Climate change, non-indigenous species and shipping: assessing the risk of species introduction to a high-Arctic archipelago

Chris Ware, Jorgen Berge, Jan H. Sundet, Jamie B. Kirkpatrick, Ashley D. M. Coutts, Anders Jelmert, Steffen M. Olsen, Oliver Floerl, Mary Wisz, Inger G. Alsos, Hugh MacIsaac (Editor)

Research output: Contribution to journalJournal articleResearchpeer-review

Abstract

AimAnticipated changes in the global ocean climate will affect the vulnerability of marine ecosystems to the negative effects of non-indigenous species (NIS). In the Arctic, there is a need to better characterize present and future marine biological introduction patterns and processes. We use a vector-based assessment to estimate changes in the vulnerability of a high-Arctic archipelago to marine NIS introduction and establishment.LocationGlobal, with a case study of Svalbard, Norway.MethodsWe base our assessment on the level of connectedness to global NIS pools through the regional shipping network and predicted changes in ocean climates. Environmental match of ports connected to Svalbard was evaluated under present and future environmental conditions (2050 and 2100 predicted under the RCP8.5 emissions scenario). Risk of NIS introduction was then estimated based on the potential for known NIS to be transported (in ballast water or as biofouling), environmental match, and a qualitative estimate of propagule pressure.ResultsWe show that Svalbard will become increasingly vulnerable to marine NIS introduction and establishment. Over the coming century, sea surface warming at high latitudes is estimated to increase the level of environmental match to nearly one-third of ports previously visited by vessels travelling to Svalbard in 2011 (n=136). The shipping network will then likely connect Svalbard to a much greater pool of known NIS, under conditions more favourable for their establishment. Research and fishing vessels were estimated to pose the highest risk of NIS introduction through biofouling, while ballast water discharge is estimated to pose an increased risk by the end of the century.Main conclusionsIn the absence of focused preventative management, the risk of NIS introduction and establishment in Svalbard, and the wider Arctic, will increase over coming decades, prompting a need to respond in policy and action.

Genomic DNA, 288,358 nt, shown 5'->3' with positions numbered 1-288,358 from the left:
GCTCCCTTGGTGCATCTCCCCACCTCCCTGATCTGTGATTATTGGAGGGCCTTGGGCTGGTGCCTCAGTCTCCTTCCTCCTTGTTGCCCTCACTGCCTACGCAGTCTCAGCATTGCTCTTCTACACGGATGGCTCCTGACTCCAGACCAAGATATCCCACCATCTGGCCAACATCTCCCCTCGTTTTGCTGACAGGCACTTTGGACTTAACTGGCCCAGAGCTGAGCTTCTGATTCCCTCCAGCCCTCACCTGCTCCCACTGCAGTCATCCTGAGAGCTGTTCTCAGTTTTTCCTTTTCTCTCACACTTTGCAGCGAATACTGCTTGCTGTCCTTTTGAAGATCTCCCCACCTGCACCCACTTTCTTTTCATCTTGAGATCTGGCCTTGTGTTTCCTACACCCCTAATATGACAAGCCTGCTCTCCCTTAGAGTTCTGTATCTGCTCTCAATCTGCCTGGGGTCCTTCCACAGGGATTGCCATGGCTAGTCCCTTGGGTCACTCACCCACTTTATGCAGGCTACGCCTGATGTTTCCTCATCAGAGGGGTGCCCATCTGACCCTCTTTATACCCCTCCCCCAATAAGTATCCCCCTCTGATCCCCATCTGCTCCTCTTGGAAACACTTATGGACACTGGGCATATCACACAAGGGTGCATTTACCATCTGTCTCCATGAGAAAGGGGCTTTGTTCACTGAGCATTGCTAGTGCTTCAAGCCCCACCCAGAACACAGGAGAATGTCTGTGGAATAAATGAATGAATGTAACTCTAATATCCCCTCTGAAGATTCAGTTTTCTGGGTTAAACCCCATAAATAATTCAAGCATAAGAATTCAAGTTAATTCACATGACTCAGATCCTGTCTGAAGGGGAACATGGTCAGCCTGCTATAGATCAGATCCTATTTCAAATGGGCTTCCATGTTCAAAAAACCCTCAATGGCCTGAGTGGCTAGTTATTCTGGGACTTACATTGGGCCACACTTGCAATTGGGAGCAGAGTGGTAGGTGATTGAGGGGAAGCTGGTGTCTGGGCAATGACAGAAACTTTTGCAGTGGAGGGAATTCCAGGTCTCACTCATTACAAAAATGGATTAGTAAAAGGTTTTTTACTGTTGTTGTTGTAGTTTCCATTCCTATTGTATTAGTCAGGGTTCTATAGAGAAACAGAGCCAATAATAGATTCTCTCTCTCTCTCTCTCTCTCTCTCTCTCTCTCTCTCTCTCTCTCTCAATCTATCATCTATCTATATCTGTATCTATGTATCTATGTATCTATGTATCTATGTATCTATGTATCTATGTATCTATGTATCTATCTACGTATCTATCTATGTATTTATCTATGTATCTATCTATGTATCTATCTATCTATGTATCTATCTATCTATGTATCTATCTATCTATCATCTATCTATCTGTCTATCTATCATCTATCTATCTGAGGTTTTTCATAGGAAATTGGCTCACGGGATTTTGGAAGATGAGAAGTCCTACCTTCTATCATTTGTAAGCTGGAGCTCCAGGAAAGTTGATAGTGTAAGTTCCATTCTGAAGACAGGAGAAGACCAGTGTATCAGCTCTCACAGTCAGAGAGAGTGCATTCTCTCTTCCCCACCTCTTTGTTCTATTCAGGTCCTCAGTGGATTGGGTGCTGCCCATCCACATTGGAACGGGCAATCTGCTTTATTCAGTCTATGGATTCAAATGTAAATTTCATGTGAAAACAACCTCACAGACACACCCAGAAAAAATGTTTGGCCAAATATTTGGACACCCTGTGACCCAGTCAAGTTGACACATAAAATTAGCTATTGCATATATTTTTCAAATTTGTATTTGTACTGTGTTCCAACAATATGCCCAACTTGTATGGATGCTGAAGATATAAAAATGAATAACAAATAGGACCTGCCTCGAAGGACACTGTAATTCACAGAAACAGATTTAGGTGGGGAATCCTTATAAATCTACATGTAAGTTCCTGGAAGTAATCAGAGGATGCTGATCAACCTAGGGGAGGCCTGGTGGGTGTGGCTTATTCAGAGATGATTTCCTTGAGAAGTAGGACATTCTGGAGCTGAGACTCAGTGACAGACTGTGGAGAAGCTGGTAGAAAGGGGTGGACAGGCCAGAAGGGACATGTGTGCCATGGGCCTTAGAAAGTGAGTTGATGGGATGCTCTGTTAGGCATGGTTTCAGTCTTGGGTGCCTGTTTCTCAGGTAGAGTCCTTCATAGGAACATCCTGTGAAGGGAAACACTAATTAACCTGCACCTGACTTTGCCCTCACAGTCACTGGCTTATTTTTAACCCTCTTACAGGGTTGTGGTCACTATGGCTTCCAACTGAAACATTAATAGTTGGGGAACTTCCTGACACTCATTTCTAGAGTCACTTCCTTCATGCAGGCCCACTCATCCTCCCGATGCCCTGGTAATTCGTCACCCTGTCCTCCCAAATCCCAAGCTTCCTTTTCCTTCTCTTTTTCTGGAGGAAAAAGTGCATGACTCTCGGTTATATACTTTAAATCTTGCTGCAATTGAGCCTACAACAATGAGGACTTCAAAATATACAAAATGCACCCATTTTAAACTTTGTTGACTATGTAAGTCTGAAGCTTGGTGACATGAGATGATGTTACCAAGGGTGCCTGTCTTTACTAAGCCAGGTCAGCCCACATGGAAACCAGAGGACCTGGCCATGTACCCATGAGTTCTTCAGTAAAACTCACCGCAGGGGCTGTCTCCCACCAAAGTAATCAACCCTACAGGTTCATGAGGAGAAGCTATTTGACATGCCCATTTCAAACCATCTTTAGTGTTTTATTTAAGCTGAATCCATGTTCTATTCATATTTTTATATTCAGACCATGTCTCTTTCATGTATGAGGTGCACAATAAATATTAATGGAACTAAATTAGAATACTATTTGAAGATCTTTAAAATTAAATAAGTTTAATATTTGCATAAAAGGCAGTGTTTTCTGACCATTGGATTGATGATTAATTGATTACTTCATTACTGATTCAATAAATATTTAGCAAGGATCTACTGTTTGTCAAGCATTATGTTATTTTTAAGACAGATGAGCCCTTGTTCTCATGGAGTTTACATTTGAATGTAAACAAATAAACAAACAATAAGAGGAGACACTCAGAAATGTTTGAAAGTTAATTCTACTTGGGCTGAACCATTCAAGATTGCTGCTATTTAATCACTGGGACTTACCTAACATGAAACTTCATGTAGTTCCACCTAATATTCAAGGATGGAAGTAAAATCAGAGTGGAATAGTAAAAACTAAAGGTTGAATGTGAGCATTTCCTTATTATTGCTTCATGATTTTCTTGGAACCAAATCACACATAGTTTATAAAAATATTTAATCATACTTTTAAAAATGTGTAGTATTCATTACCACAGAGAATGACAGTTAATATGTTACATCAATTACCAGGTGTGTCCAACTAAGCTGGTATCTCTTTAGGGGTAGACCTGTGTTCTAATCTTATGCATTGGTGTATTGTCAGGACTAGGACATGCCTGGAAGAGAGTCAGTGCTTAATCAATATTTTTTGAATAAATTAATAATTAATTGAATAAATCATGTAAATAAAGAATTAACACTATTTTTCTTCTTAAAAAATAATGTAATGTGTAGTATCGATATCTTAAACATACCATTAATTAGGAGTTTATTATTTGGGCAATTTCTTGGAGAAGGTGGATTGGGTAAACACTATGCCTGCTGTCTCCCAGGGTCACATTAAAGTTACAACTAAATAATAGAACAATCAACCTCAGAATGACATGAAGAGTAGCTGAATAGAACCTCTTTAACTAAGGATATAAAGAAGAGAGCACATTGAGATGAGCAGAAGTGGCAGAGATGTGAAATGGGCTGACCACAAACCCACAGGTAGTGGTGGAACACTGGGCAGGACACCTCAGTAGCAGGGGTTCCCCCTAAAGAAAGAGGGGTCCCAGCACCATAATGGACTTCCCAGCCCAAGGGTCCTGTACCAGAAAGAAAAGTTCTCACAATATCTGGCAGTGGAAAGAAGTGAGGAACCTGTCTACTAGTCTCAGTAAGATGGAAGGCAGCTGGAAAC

Original languageEnglish
JournalDiversity and Distributions
Volume20
Issue number1
Pages (from-to)10-19
ISSN1366-9516
DOIs
Publication statusPublished - 2014
Externally publishedYes

Keywords

  • Ecology, Evolution, Behavior and Systematics
  • Arctic
  • Biological invasions
  • Climate change
  • Climate matching
  • Shipping network
  • Vector-based analysis
  • archipelago
  • ballast water
  • biofouling
  • climate change
  • environmental conditions
  • fishing
  • global ocean
  • introduced species
  • sea surface
  • shipping
  • vulnerability
  • Nis
  • Norway
  • Serbia
  • Svalbard
  • Svalbard and Jan Mayen
  • BIODIVERSITY
  • ECOLOGY
  • BALLAST WATER EXCHANGE
  • PROPAGULE PRESSURE
  • MARINE INVASIONS
  • GREAT-LAKES
  • SHIPS
  • OCEAN
  • ORGANISMS
  • BIOSECURITY
  • MECHANISMS
  • DIVERSITY
  • biological invasions
  • climate matching
  • shipping network
  • vector-based analysis
  • Norway Europe Palearctic region
  • Svalbard Arctic Ocean
  • environmental condition
  • high-Arctic archipelago
  • preventative
  • sea surface warming
  • species introduction risk
  • 07502, Ecology: environmental biology - General and methods
  • 07504, Ecology: environmental biology - Bioclimatology and biometeorology
  • Ecology, Environmental Sciences
  • Environmental Sciences
  • Population Studies
  • Biogeography
  • Climatology
  • Terrestrial Ecology
  • CLIMATIC changes
  • vector‐based analysis

Fingerprint Dive into the research topics of 'Climate change, non-indigenous species and shipping: assessing the risk of species introduction to a high-Arctic archipelago'. Together they form a unique fingerprint.

Cite this